But FPIF and others were wetting their panties in public and beating themselves with chains over the execution of one Shi'ite cleric -- while ignoring the others executed in the same batch of executions.
Let's never pretend that some elements of the Iraqi media are the only ones with an agenda.
Tuesday, the United Nations issued a report on violence in Iraq. As we documented in that day's snapshot, many news outlets and 'news' outlets were pushing an agenda and not actually reporting. As we pointed out:
The Islamic State is a terrorist organization.
Documenting their abuses should be easy and something anyone can do without any great ethical challenge.
The United Nations report notes consistent patterns of abuse by the Iraqi government.
That needs to be spotlighted, it needs to be front and center.
You do not excuse away a government committing crimes against its own civilians.
You do not act as though that's nothing or that it's a sidebar.
It is the prime story.
Again, the Islamic State is a terrorist organization.
As such it commits crimes against people -- that's what makes it a terrorist organization.
The Iraqi government is supposed to serve (and protect) all the Iraqi people.
When it instead targets its own people, that is news.
The failure to properly report this goes a long way towards the growing divide between Arabs and others. Arabs watched from 2010 on forward as the Iraqi government openly targeted Sunnis. They saw little to no objection to this persecution.
The United Nations puts out a report that documents crimes by a terrorist organization (ISIS) and crimes against Sunnis by the Iraqi government and the western media again ignores the crimes of the Iraqi government or offers a brief sotto voice aside.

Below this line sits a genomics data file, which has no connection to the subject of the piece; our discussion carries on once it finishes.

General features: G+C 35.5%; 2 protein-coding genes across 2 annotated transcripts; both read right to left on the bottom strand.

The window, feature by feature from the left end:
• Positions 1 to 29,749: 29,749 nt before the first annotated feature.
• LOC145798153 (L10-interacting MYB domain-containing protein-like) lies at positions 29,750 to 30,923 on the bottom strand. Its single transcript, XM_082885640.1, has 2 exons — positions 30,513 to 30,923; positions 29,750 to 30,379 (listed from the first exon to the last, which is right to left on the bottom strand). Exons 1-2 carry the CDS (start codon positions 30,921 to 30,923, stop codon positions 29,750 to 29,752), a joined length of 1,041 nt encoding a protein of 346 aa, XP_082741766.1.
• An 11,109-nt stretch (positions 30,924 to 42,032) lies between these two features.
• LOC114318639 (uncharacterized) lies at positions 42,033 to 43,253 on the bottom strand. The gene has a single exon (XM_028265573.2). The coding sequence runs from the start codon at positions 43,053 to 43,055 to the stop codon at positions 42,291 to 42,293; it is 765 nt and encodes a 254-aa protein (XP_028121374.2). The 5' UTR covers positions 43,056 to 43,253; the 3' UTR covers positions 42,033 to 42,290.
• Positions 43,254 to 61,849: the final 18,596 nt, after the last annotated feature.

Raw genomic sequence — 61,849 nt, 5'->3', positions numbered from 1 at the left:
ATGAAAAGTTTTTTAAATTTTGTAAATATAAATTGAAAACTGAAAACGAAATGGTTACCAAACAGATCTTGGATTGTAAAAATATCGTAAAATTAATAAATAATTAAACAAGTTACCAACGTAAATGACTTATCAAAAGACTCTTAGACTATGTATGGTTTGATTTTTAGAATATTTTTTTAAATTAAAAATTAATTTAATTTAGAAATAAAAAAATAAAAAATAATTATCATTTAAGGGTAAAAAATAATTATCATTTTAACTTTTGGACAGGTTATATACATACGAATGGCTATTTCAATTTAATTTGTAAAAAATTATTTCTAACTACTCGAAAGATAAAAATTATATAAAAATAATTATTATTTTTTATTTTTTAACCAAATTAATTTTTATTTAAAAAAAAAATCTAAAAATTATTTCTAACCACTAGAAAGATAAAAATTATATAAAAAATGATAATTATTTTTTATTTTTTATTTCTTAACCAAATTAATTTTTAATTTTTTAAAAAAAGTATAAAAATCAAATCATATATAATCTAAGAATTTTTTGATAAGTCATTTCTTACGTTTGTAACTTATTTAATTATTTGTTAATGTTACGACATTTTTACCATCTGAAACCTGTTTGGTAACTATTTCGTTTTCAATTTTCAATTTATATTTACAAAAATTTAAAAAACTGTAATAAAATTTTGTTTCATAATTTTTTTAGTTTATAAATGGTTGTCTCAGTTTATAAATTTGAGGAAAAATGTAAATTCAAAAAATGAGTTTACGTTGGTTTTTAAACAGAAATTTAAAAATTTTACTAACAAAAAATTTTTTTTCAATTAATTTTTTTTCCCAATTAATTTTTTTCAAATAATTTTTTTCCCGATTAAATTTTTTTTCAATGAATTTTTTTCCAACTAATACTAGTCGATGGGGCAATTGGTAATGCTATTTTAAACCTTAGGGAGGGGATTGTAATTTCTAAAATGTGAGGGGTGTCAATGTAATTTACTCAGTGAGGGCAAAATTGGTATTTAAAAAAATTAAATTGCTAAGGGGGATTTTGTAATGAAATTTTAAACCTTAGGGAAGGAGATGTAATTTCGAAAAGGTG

This is not acceptable.
It is silencing those suffering at the hands of the Iraqi government.
It is saying that Arabs are disposable and crimes against them can be ignored.
Friday, Aisha Maniar covered the report at TRUTHOUT:
The assault on the Iraqi people comes from all sides: ISIS, the Iraqi government and its security forces and related militias, coalition airstrikes and armed gangs cashing in on the prevailing state of anarchy. The UN report concedes that "The violence suffered by civilians in Iraq remains staggering," but with more than half of the report dedicated to atrocities carried out by ISIS, the Iraqi government gets off lightly.
A number of the human rights abuses ascribed to ISIS could equally be attributed to government security forces or related militias. For example, both ISIS and the government's popular mobilization units - mainly Shiite militias drafted into the fight against ISIS - have been open about their recruitment and use of child soldiers. In the latter case, not mentioned in the report, the use of child combatants could have serious implications for the United States, as these militias fall under the umbrella of an army that is trained and supported by the US. UNICEF expressed its concerns in June 2015, and called for "urgent measures" to be taken by the Iraqi government to protect children, including criminalizing the recruitment of children, and "the association of children with the Popular Mobilization Forces."